© Scoop Media

 
 
 
 
 
Culture Headlines | Health Headlines | Education Headlines

 

Architecture:
Ian Athfield Dies In Wellington

New Zealand Institute of Architects: It is with great sadness that we inform Members that Sir Ian Athfield, one of New Zealand's finest architects, has passed away in Wellington. More>>

ALSO:

Wellington Production: New-Look Tracy Brothers Are F.A.B.

ITV and New Zealand’s Pukeko Pictures today released an exclusive preview of the new-look Tracy brothers from this year’s hotly anticipated new series, Thunderbirds Are Go. More>>

ALSO:

Cardinal Numbers:
Pope Francis Names Archbishop From NZ Among New Cardinals

Announcing a list of bishops to be made Cardinals in February Pope Francis named Archbishop John Dew, Archbishop of Wellington, overnight from Rome. On hearing the news of the announcement, Archbishop John Dew said "This news is recognition of the Catholic Church in Aotearoa New Zealand, and the contribution it makes to the global Catholic family." More>>

ALSO:

Nomenclature: Charlotte And Oliver Top Baby Names For 2014

Charlotte and Oliver were the most popular names for newborn girls and boys in 2014... The top 100 girls’ and boys’ names make up a small proportion of the more than 12,000 unique first names registered for children born this year, says Jeff Montgomery, Registrar-General of Births, Deaths and Marriage. More>>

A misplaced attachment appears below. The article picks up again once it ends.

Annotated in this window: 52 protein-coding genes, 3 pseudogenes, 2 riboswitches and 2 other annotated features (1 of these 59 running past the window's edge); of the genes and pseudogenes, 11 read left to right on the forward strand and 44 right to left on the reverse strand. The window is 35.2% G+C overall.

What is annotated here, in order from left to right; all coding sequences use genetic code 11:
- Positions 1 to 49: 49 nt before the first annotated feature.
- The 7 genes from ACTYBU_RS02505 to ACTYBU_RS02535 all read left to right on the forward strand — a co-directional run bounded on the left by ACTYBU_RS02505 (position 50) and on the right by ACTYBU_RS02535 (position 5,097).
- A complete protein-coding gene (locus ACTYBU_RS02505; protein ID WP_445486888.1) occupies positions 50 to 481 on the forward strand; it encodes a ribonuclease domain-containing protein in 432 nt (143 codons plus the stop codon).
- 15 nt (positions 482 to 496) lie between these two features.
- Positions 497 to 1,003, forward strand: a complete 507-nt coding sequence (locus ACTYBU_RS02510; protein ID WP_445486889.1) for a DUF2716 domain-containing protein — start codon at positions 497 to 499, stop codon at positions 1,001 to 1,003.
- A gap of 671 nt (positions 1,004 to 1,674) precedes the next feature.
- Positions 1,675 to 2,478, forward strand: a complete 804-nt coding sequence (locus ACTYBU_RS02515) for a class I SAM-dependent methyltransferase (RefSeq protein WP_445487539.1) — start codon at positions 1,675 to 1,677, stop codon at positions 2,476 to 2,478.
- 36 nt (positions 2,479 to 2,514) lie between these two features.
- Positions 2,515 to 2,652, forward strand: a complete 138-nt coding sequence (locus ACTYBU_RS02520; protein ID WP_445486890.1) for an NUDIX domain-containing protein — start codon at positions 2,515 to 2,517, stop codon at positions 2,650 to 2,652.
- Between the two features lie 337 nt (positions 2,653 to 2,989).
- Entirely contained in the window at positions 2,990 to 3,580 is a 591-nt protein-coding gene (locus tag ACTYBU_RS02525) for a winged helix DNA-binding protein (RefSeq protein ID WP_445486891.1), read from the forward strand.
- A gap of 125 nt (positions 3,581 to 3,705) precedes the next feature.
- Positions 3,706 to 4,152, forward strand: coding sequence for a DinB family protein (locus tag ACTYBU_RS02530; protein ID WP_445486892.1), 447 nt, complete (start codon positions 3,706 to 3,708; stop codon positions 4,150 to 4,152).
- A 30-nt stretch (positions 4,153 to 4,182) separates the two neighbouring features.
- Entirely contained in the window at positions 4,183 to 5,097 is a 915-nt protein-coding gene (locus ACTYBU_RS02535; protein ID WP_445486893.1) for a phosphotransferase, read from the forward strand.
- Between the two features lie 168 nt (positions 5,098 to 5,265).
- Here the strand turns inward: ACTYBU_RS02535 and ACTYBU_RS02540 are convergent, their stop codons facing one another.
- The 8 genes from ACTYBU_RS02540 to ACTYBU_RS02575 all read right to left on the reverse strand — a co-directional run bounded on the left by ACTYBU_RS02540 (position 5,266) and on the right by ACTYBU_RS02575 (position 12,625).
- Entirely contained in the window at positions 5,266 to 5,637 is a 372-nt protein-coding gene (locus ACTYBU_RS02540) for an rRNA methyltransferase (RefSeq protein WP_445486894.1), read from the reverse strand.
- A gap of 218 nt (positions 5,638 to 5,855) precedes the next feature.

Werewolf: Katniss Joins The News Team

From the outset, the Hunger Games series has dwelt obsessively on the ways that media images infiltrate our public and personal lives... From that grim starting point, Mockingjay Part One takes the process a few stages further. There is very little of the film that does not involve the characters (a) being on screens (b) making propaganda footage to be screened and (c) reacting to what other characters have been doing on screens. More>>

ALSO:

Scoop Review Of Books: Ko Witi Te Kaituhituhi

Witi Ihimaera, the distinguished Māori author and the first Māori to publish a book of short stories and a novel, has adopted a new genre with his latest book. But despite its subtitle, this book is a great deal more than a memoir of childhood. More>>

Werewolf: Rescuing Paul Robeson

Would it be any harder these days, for the US government to destroy the career of a famous American entertainer and disappear them from history – purely because of their political beliefs? You would hope so. In 1940, Paul Robeson – a gifted black athlete, singer, film star, Shakespearean actor and orator – was one of the most beloved entertainers on the planet. More>>

ALSO:

"Not A Competition... A Quest": Chapman Tripp Theatre Award Winners

Big winners on the night were Equivocation (Promising Newcomer, Best Costume, Best Director and Production of the Year), Kiss the Fish (Best Music Composition, Outstanding New NZ Play and Best Supporting Actress), and Watch (Best Set, Best Sound Design and Outstanding Performance). More>>

ALSO:

Get More From Scoop

 
 

LATEST HEADLINES

 
 
 
 
Education
Search Scoop  
 
 
Powered by Vodafone
NZ independent news